17

I am really confused about a constexpr concept, as I have read constexpr is evaluated at compile time, so it is useful for performance optimization versus normal const.

constexpr int i = 0;
constexpr int& ri = i;

The above code returns an error "invalid initialization of reference of type 'int&' from expression of type 'const int'", why?

Also, the next code has an error:

constexpr int i = 0;
constexpr int* ri = &i;

If I replaced the constexpr keyword with const, all above worked correctly.

6

Re

if I replaced the constexpr word with const all above worked correctly."

A const int* essentially means (const int)*, except that you can't use parentheses that way. A constexpr int* means constepxr (int*) (ditto note).

This is because constexpr is not part of the type, you can't name the type constexpr int, say, while const is part of the type.

Instead of

constexpr int i = 0;
constexpr int& ri = i;

which attempts to declare a constexpr reference to non-const, just write

constexpr int i = 0;
constexpr int const& ri = i;

You can read that backwards as ri is a reference to a const int which is constexpr (evaluated at compile time).


Addendum:

It ¹appears that C++14 requires local non-static constexpr objects to have automatic storage duration, modulo the as-if rule for optimization.

To cater for this, i.e. to make the code portable across compilers, if the above declarations appear locally in a function, add static to ensure static storage duration for the object that one refers to:

void oops()
{
    static constexpr int i = 0;      // Necessary with some compilers.
    constexpr int const& ri = i;
}

Otherwise it may not compile with e.g. g++, and it's probably what the C++14 and C++11 standards require, by omission of suitable constraints on constexpr.

Notes:
¹ See the discussion of R. Sahu's answer.

13
constexpr int i = 0;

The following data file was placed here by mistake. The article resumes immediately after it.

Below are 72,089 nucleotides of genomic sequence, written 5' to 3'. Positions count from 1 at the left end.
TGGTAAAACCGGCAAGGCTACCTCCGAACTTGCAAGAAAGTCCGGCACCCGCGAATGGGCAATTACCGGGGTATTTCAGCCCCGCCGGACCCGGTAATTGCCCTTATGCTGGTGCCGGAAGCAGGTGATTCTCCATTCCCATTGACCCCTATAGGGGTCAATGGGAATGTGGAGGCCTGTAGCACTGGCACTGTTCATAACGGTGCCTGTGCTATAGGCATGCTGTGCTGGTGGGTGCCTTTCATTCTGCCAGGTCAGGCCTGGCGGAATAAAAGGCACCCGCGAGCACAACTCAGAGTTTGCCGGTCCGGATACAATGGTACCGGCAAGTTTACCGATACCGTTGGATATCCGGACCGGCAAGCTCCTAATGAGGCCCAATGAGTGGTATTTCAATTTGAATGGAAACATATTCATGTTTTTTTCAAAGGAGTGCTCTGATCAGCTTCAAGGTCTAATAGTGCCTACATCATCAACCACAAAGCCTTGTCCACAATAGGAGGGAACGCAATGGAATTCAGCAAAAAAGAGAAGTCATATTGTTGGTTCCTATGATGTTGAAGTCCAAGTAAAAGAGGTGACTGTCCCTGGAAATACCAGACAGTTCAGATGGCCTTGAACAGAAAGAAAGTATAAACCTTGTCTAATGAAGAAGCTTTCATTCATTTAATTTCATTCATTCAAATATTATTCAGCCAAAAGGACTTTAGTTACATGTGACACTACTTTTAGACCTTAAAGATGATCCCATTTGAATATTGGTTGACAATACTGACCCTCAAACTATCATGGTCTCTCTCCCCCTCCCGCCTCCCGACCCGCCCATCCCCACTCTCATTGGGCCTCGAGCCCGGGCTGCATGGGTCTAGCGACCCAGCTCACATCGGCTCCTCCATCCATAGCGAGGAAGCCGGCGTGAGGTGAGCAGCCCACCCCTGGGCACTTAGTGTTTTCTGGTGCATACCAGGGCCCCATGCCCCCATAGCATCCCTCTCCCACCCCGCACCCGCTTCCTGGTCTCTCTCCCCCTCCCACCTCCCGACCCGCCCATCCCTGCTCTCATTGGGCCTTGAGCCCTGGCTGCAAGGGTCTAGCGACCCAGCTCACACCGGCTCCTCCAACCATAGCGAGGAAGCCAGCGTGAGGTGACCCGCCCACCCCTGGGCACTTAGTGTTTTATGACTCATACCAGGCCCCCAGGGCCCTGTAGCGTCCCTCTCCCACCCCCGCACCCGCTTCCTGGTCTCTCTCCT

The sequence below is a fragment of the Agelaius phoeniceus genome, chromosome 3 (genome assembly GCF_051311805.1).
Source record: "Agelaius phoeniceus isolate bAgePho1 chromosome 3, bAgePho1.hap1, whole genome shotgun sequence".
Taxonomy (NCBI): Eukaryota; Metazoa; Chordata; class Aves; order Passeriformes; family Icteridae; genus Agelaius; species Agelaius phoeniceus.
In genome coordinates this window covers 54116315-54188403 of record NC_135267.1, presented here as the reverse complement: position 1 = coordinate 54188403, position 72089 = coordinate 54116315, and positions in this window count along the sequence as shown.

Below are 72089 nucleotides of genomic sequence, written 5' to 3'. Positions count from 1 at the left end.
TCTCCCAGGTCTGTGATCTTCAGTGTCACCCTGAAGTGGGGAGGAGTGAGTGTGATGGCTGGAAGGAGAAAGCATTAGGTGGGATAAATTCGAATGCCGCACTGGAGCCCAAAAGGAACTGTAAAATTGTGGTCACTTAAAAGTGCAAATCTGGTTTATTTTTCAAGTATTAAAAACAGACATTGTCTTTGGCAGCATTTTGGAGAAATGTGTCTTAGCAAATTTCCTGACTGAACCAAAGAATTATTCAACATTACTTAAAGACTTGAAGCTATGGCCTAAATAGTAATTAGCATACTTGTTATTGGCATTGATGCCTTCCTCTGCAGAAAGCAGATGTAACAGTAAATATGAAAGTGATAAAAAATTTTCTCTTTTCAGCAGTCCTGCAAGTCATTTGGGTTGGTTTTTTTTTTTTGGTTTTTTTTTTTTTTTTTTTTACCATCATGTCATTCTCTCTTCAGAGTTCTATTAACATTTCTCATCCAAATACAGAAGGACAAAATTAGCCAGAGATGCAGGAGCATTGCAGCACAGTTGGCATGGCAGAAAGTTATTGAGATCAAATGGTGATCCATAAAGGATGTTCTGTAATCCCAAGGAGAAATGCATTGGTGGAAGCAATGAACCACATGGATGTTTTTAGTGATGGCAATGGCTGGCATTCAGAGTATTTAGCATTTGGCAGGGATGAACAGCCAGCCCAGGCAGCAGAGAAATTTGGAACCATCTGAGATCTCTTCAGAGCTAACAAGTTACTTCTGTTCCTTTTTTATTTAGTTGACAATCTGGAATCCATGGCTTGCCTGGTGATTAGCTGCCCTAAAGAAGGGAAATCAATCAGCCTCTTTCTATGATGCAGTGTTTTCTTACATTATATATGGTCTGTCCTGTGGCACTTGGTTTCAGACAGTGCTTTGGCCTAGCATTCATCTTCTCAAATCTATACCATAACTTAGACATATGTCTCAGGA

constexpr int  * ri = &i;

The second line is a problem because the pointer does not point to a const object. The pointer itself is const.

Using

constexpr int i = 0;
constexpr int const * ri = &i;

solves that problem. However, that will be still a problem if the variables are defined in a function scope.

constexpr int i = 0;
constexpr int const* ri = &i;

int main() {}

is a valid program.

void foo()
{
   constexpr int i = 0;
   constexpr int const* ri = &i;
}

int main() {}

is not a valid program.

Here's what the C++11 standard has to say about address constant expression:

5.19 Constant expressions

3 .. An address constant expression is a prvalue core constant expression of pointer type that evaluates to the address of an object with static storage duration, to the address of a function, or to a null pointer value, or a prvalue core constant expression of type std::nullptr_t.

  • I'm not familiar with the function scope problem. I see that g++ behaves as you state, but MSVC accepts that allegedly invalid code. g++ says that i isn't constant, but allows its use as array size (and not a VLA). That is inconsistent. g++ accepts the code with static added. Are you sure that you're not reporting a compiler quirk (bug) as a rule of the language? If it is a rule, what is it? – Cheers and hth. - Alf Feb 8 '17 at 8:28